It was not long before summer ended and Henry enrolled as a freshman at Brentwood High School. Filled to capacity with nearly 4,000 students, Henry was no longer alone, and his friendly nature attracted kids who he played soccer and rode bikes with. Though his school was filled with members of rival gangs, Henry stayed away and went unnoticed for the entirety of his ninth-grade year. This changed in the fall, however, when he returned to Brentwood as a sophomore only to find that his past had caught up with him. A recent arrival of the gang back home had enrolled at Brentwood that year and recognized Henry immediately, summoning him to the woods later that night. There, Henry was beaten by over a dozen boys for failing to report to the gang when he arrived in the U.S. the year prior. He was back in, and there was no way out. By summer of the following year, the gang was taking tips from the hardened veterans Henry had known back home, become increasingly violent towards other teens for wearing he wrong colored shirts. Henry remained tied to the gang, selling weed and partaking in fight, but he was reluctant to participate in another murder. This didn’t stop the gang, and by fall, three boys had been murdered at the hands of MS-13 members. Henry became nervous, thinking often of ways to avoid gang activities by self-imposing curfew and pretending the uncle he now lived with had him on lockdown. His tactics worked a few times, but leaders of the clique were losing trust and Henry knew the punishment for cutting ties, or even seeming like you were, was death.

Gang violence exploded on Long Island as MS-13 members murdered a girl for flashing the sign of a rival gang and a friend as they walked home. Soon after, Henry watched TV footage of the wailing families of three boys as their slain bodies were discovered in the woods. He knew he needed help, so one day in English class, he wrote. About the murders in El Salvador, about gang activity in Long Island. After a week of avoiding school Henry was called into the office and greeted by an FBI officer who promised him a new identity and relocation in exchange for everything he knew about the gang. Though skeptical of police officers, as the gang life had taught him, Henry decided to trust the agent encouraged by the thought of being able to leave the gang for good. Henry agreed to help the agent, and he did, providing the names of eleven students the gang had on their “kill list” and reporting gang members. Convinced his witness protection paperwork would soon be processed for helping the police, Henry focused on school, participating in class and continuing to work his shifts at the toilet paper factory. But protection never came, and without a formal agreement, Henry told secrets in exchange for an orange jumpsuit and the possibility of deportation. Henry was soon picked up by ICE (Immigration Customs Enforcement); the same agents Henry had helped now sought to deport him, using the very information he had given them. Trapped between the gang and the law, Henry was taken to a detention center where suspected MS-13 members are held facing deportation. Henry was locked up with the same people he had told the agents about. Though he doesn’t face criminal charged related to the murders, Henry awaits deportation for having entered the country illegally. Those meant to help him had taken advantage of what he could offer and then essentially signed his death warrant.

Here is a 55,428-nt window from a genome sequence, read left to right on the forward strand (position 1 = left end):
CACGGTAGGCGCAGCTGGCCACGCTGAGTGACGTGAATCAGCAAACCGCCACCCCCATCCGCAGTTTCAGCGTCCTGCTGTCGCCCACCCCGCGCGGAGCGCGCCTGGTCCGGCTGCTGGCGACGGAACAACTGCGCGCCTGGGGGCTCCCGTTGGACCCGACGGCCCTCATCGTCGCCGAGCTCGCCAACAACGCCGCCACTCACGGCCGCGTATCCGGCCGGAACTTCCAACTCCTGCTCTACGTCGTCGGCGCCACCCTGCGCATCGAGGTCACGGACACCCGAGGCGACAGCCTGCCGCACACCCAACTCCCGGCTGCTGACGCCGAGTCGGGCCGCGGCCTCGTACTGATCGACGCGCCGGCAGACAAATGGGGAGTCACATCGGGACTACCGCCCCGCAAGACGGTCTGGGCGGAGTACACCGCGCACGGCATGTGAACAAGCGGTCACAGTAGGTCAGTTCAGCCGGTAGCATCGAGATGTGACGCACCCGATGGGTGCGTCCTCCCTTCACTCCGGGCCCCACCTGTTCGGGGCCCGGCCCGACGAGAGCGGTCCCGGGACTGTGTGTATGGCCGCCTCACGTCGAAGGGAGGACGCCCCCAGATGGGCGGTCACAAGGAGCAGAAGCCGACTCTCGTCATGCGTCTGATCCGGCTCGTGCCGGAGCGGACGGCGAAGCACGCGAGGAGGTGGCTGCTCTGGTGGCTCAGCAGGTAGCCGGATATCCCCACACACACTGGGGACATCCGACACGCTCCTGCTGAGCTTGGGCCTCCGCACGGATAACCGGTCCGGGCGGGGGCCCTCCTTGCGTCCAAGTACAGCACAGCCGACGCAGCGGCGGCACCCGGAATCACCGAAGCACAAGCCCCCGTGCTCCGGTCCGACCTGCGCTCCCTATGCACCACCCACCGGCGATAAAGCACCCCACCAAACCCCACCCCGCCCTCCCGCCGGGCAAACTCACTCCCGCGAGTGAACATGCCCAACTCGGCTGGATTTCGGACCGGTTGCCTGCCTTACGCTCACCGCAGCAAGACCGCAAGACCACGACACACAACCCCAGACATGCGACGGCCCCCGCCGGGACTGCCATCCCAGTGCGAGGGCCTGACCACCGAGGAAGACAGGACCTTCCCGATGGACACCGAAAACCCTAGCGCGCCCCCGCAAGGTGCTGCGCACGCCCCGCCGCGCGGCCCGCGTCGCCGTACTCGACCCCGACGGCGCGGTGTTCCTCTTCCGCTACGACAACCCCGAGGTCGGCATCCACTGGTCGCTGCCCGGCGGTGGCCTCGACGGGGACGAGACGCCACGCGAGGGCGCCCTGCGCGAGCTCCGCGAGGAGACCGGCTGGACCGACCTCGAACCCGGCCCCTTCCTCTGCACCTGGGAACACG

How do we solve this issue? Policymakers and experts in gang violence suggest that resolve can be attained by addressing the root of why gangs are formed in the first place. Rather than focusing on implementing law enforcement, we should address social exclusion and lack of opportunity by working with former gang members, churches and other non-governmental organizations that work with marginalized youth. Other solutions include opening dialogue with elders and being open to alternative solutions, taking each case independently, rather than seeking a master plan against gang activity, and addressing prison reform. Studies show that youth who join gangs do so in search of community and a place to feel safe. If we identify youth in schools who are seeking acceptance and security and expend resources in working with them rather than vilifying and further marginalizing them, we can close the gap that gang membership currently fills so that other kids like Henry do not face the same fate.